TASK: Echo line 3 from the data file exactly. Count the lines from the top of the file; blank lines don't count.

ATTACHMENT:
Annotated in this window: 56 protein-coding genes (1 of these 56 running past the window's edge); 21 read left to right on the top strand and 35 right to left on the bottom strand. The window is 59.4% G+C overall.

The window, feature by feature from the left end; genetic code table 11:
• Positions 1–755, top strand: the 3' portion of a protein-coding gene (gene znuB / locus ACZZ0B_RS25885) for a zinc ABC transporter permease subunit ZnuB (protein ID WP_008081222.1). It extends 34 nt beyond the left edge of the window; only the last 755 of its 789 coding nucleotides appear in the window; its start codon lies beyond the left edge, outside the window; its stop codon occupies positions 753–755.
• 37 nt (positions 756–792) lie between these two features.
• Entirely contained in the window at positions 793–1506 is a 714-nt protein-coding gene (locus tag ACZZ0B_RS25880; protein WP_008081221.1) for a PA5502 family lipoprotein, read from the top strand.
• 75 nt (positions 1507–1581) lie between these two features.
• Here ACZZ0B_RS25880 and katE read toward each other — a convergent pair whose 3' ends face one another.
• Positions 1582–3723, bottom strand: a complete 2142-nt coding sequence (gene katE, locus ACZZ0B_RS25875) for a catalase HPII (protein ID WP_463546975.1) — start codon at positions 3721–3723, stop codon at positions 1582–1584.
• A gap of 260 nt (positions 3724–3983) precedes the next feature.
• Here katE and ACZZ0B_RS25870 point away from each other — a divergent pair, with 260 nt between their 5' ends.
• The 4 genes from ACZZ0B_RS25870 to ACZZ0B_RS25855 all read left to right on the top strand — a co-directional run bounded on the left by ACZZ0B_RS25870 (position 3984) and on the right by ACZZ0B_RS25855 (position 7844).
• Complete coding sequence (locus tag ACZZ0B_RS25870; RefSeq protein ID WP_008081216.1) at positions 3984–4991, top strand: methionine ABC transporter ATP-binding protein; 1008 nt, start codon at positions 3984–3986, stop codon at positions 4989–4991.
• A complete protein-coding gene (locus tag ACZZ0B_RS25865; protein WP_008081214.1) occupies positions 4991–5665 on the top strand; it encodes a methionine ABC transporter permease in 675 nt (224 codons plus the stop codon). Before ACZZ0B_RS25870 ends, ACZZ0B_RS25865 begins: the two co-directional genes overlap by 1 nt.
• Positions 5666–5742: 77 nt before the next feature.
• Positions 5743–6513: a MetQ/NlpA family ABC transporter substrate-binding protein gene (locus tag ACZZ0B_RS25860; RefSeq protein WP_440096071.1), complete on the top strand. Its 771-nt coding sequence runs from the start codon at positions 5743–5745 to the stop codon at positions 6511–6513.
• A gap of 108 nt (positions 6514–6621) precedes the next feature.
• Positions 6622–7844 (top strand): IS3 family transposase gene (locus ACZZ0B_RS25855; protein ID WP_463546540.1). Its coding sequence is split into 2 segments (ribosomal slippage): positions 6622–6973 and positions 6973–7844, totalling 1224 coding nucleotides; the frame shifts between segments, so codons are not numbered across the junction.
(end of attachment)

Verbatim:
• Positions 1–755, top strand: the 3' portion of a protein-coding gene (gene znuB / locus ACZZ0B_RS25885) for a zinc ABC transporter permease subunit ZnuB (protein ID WP_008081222.1). It extends 34 nt beyond the left edge of the window; only the last 755 of its 789 coding nucleotides appear in the window; its start codon lies beyond the left edge, outside the window; its stop codon occupies positions 753–755.